One cannot avoid the impression that all of these Trinitarian models include a relatively large portion of arbitrary speculation. The problems shown on p. 109 have not yet been solved. In what is now a broader perspective, we can see that a Trinitarian understanding of God certainly corresponds to the paradigm that prefers relationality and thus also has a fixed place within the framework of a study that deals with a relational theology of time in the perspective of modern science; yet, it may not be able to explain such a theology. The attempt to develop the most precise Trinitarian models possible, in order to use them to explain the relationship of God, time, and eternity, proves not to be the most fruitful path.

Nevertheless, the explicit articulation of a Trinitarian concept of God can make an important contribution to the dialogue between science and theology by offering a beneficial contrast to the one-dimensionality of the Newtonian concept of God. The newly awakened interest in Trinitarian theology also clearly shows what may appear to be self-evident to theologians, but what is not at all so familiar to many scientists and laypersons, namely: Not only does science change and advance in knowledge; theology does the same thing. At the beginning of his book God and the New Physics, Paul Davies supports the opinion that science offers a more certain path to God than does religion; and Stephen Hawking concludes A Brief History of Time with the remark that, if we discover a complete theory, "then we would know the mind of God." In both books, God remains even more ab stract than in Newton. The question of what kind of God they more or less explicitly identify with a world formula remains basically unanswered. This lack of sophistication vis-à-vis theological complexity is perplexing. A certain amount of specialized scientific knowledge is expected of theologians who deal with science, and rightly so. However, this demand evidently does not apply in reverse—as these two examples show—yet it should. A dialogue that is to succeed will have to consciously take into consideration the entire scope of competence of all dialogue partners.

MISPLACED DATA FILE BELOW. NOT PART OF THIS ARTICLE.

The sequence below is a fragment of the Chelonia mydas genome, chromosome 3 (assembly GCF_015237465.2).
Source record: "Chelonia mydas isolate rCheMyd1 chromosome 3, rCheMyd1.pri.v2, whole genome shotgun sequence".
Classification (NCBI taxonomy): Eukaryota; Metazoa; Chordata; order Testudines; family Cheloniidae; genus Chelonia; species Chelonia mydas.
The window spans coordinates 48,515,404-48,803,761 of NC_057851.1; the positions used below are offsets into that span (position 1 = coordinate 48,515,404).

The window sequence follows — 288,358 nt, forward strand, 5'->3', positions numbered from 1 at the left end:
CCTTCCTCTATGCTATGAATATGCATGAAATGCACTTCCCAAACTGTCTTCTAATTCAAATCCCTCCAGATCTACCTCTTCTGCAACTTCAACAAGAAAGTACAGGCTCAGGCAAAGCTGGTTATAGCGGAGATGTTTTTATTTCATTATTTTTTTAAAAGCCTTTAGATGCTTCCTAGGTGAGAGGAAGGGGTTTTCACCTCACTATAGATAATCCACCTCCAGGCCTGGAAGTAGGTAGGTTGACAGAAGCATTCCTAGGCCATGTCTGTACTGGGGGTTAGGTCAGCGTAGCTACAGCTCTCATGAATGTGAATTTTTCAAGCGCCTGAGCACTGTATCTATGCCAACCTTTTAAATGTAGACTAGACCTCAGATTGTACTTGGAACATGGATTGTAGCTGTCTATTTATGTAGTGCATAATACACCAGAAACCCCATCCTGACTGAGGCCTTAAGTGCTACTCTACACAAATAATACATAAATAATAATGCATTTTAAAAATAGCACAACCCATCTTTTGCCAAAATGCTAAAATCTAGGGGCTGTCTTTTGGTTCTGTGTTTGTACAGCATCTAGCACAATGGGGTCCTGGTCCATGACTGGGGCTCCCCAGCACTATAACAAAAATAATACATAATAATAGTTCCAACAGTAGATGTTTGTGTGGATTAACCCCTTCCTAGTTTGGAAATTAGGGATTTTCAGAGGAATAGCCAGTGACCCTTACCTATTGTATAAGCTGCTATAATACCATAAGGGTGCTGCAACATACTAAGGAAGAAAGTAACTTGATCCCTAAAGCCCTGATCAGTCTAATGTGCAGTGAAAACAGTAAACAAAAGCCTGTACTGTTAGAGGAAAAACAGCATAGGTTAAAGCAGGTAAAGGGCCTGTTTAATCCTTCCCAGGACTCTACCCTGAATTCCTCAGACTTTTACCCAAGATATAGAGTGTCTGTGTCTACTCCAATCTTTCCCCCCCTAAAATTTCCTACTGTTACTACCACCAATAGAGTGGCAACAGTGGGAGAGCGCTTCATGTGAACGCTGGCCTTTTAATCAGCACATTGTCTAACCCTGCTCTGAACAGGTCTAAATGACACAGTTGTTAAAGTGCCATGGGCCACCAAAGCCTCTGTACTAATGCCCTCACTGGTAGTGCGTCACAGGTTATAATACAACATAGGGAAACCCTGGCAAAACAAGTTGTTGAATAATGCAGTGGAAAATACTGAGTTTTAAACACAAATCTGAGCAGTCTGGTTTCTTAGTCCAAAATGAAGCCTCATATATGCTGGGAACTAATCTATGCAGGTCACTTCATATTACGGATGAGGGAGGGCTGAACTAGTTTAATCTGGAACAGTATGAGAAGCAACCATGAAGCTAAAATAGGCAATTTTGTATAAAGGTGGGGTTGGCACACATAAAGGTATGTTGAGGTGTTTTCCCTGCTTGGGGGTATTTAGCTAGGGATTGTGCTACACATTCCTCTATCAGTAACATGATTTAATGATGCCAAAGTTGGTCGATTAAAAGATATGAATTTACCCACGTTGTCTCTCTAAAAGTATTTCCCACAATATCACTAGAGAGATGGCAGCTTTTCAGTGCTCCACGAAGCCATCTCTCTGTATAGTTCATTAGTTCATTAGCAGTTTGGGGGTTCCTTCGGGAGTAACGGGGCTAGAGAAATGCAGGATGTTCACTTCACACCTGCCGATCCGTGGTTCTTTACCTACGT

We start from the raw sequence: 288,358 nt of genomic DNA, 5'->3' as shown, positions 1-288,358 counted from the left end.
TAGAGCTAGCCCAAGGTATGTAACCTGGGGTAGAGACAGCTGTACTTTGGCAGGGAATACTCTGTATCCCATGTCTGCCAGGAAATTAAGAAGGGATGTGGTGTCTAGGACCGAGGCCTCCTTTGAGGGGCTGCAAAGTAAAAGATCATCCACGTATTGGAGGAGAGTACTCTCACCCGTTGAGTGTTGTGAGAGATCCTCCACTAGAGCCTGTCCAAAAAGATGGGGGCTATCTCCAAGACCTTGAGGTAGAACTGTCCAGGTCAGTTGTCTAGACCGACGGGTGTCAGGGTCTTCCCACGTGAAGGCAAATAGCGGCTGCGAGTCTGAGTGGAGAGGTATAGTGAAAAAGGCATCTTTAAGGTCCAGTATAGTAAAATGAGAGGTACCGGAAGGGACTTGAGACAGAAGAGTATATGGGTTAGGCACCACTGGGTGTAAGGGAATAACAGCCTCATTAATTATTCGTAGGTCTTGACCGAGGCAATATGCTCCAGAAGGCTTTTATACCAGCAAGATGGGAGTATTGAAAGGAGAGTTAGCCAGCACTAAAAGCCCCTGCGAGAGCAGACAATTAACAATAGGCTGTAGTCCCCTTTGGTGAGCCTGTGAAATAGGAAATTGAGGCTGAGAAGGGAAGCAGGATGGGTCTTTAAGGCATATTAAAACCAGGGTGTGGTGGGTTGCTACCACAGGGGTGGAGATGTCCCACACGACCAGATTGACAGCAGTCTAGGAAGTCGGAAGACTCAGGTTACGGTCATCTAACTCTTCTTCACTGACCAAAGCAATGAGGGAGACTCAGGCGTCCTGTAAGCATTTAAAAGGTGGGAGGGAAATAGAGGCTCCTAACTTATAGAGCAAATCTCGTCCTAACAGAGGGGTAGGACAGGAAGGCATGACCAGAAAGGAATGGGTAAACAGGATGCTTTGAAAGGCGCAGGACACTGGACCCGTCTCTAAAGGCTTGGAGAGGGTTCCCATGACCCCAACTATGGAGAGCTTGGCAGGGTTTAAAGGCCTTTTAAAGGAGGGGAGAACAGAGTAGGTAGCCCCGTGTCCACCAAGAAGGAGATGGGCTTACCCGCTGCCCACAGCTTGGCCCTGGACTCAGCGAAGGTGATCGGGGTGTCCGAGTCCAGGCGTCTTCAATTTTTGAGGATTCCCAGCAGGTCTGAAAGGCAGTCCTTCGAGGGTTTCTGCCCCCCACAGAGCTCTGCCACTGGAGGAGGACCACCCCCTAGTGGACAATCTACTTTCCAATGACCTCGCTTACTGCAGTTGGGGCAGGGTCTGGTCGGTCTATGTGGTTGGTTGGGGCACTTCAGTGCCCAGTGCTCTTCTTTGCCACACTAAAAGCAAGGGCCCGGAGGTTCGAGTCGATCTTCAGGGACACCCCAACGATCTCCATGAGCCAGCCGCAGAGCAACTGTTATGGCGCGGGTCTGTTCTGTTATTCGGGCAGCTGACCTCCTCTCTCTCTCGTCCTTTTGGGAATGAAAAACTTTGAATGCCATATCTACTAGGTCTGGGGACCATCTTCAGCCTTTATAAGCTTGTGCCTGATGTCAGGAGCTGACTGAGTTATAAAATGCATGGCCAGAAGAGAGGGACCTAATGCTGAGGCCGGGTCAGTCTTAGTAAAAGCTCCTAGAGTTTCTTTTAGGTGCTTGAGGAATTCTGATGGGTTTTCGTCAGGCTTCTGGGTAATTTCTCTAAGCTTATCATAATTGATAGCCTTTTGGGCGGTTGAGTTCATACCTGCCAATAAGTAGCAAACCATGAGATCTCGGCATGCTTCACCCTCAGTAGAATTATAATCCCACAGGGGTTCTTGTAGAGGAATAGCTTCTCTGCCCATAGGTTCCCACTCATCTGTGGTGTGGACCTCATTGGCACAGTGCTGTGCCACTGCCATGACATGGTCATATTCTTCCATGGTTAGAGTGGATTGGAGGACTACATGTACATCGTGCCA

Trinitarian thought can make an important contribution to both interdisciplinary discussions and a theology of time, but its potential alone does not suffice for constructing a theology of time. Rather, even after considering the findings from chapter 3, our impression from chapter 2 remains, namely, that eschatology is the theological place where the most can be said about a relational theology of time. Eschatology allows reflection upon time as multi-temporality or a complexity of times—indeed, it even demands such reflection.